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Primary Sources - Workshop in American History Disease and Historyhomesitemap
Introduction -Link Before You Watch - link Lectures and Activities Classroom and Applications - Link

Workshop 7: Lectures & Activities


Activity One:
What Should Be Done About Mary Mallon?

After viewing Lecture One, analyze the documents. You will determine if Mary Mallon, an alleged typhoid carrier, should be quarantined or set free. First, take the role of a public health official and argue the case for Mary Mallon's continued quarantine in the name of public health. Write down each argument, point by point. Use the questions to guide your analysis.Link to facilitators' notes

Next, take the other side of the argument. As a friend or supporter of Mary Mallon, make the case that Mary should be set free. Counter each point on the list you wrote in Part 1.

Note: This activity has two sets of questions: those that relate to specific documents and appear on each document page and more general, "big picture" questions listed below. You may begin with general or specific questions depending upon your preference.


Consider These Questions

• 

Why was Mary Mallon chosen for quarantine?

• 

What were the efforts to clean up the city and eliminate typhoid?

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Are there limits to government control in this case? Was there public policy on law in place at the time to guide public health officials?

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Is it fair and acceptable to incarcerate noncriminal individuals in the name of public health? On what basis?


Image of Evelynn Hammonds

"For public health experts, the germ theory proved to be especially rewarding, making visible the agents of disease in water, food, and blood. And by the 1910s, physicians were provided with precise tests to identify a variety of diseases. And so the germ theory seemed to promise a precision, not only in the diagnosis of disease, but also in the prevention of disease. And proponents of public health adopted a new approach to their work. "
— Evelynn Hammonds


  Primary Sources: Documents

(Click here for information on using primary source documents)

 

image of a generic historical documentTyphoid Mary: Captive to the Public's Health, Judith Walzer Leavitt, Chapter 3, "A Menace to the Community," Law and the Limits of Liberty

This chapter gives a legal perspective to the case of Mary Mallon (a.k.a. "Typhoid Mary"), a known typhoid carrier, based on historical research and conclusions gathered by the author.


image of a generic historical documentThe Work of a Chronic Typhoid Germ Distributor, George A. Soper, Ph.D.

This paper describes George Soper's investigation of an outbreak of typhoid that he attributed to Mary Mallon.


image of a generic historical documentTyphoid Bacilli Carriers, William H. Park, M.D.

A paper written by William H. Park, the physician who directed the bacteriological laboratory at the New York City Department of Health, discusses typhoid carriers at a meeting of the American Medical Association.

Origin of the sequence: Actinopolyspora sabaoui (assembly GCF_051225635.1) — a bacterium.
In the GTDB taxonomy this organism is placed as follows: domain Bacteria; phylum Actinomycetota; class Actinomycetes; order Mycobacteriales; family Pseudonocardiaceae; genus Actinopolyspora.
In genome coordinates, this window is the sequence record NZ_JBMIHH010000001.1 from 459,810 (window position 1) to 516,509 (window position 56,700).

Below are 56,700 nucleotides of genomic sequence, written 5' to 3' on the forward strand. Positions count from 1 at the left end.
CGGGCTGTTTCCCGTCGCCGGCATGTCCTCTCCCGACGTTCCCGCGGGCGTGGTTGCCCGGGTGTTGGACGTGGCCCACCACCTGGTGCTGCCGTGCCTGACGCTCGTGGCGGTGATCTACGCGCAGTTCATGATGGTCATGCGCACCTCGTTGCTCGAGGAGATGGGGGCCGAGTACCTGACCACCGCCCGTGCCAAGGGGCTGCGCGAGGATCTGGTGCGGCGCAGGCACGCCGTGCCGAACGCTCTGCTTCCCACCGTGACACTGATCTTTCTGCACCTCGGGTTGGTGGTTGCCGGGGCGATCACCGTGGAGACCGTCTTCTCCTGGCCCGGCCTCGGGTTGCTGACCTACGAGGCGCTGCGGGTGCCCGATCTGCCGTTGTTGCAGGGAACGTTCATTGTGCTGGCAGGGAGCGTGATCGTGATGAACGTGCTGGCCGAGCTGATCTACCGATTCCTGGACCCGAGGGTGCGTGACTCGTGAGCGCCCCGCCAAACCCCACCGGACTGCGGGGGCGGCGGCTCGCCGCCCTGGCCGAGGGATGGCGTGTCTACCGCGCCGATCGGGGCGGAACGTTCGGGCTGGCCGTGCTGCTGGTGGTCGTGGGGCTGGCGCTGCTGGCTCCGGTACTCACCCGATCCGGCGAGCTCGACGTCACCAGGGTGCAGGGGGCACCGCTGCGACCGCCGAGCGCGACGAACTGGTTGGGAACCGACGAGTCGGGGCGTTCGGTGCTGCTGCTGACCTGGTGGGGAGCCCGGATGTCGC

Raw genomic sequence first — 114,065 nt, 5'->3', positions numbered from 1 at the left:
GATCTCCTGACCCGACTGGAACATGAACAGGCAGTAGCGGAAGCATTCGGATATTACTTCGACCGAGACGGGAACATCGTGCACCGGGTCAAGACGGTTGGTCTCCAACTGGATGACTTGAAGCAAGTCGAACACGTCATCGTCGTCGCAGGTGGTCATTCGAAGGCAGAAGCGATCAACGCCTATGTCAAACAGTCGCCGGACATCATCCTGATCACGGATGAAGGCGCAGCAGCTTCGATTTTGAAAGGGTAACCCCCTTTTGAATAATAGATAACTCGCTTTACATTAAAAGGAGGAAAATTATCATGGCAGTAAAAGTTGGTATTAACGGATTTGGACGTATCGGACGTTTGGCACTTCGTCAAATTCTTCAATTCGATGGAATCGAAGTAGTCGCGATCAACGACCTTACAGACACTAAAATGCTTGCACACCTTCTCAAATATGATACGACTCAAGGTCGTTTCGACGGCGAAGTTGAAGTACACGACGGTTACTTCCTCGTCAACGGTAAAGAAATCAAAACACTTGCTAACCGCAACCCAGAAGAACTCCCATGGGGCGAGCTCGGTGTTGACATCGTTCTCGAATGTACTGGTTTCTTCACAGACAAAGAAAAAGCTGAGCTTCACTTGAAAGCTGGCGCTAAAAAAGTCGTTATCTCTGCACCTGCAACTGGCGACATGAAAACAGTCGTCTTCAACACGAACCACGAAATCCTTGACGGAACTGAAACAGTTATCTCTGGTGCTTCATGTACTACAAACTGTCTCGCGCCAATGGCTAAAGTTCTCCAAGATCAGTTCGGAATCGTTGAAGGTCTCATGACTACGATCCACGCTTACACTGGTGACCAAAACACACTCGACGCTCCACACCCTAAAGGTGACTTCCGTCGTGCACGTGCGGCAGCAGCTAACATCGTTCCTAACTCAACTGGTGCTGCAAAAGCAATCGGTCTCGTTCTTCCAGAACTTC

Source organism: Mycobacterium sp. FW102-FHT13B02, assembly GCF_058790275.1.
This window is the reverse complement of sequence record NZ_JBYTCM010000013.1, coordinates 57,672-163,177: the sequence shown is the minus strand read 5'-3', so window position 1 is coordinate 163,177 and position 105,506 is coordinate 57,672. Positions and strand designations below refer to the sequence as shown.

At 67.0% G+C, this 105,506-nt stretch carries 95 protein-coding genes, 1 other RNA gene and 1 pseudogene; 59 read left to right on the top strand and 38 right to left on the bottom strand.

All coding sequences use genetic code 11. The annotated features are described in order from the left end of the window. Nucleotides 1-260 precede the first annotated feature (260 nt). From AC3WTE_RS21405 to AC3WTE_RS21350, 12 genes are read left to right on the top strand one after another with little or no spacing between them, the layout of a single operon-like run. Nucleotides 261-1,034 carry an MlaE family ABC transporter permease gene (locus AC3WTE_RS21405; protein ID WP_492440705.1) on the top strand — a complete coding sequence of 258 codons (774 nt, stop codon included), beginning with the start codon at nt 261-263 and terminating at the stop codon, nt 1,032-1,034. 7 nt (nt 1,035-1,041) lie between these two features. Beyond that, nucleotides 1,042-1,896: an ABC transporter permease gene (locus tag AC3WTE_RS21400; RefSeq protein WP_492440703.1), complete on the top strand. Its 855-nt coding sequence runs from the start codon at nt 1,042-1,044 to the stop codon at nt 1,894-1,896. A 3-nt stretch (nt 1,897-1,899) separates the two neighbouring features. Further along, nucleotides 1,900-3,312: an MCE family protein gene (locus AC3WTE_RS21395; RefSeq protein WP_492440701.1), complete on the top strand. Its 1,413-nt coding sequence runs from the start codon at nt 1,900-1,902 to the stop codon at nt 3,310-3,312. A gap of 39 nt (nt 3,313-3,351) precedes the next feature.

Primary Sources: Images

(Click here for information on using images)

 

Thumbnail image of an Immunization CertificateImmunization Certificate

Health certificates, like this one from the U.S. Public Health Service, were issued to children traveling during the 1916 infantile paralysis epidemic. As the disease spread throughout America's cities, the certificates were an attempt to quell public hysteria over infected children moving from place to place. In New York City alone, more than 68,000 certificates had been issued by the end of the epidemic. The certificates reinforced the popular belief that contagious diseases were linked to particular locations.
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Thumbnail image of an infant sitting in a windowInfantile Paralysis Placard Photograph

From 1900 to 1920, infantile paralysis was considered a disease of the nation's poorest children, festering in dirty, immigrant-filled slums. This photo forces viewers to confront the reality of infantile paralysis and the lives it touched. To the left of the mother and child, a placard pronounces in bold letters, "Infantile Paralysis ... KEEP OFF THIS STREET." Placards were typically pasted on tenements and multi-family dwellings by the health department to enforce quarantine rules, a measure that spoke to the growing power and concern of the health department over the lives of infected families. In cities like New York, Philadelphia, and Newark, placards written in Italian, Yiddish, and Slavic languages warned residents about the connections between disease and unsanitary living.
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Thumbnail image of a newspaper cartoonBureau of Public Health Poster

In 1915, the Bureau of Public Health Education was established in New York City. With its pamphlets, posters, lectures, and slides, the Bureau, convinced that polio was borne in germ-laden settings, set out to educate the city's poor, especially mothers, and gave homemakers specific ways to keep their homes and children clean.
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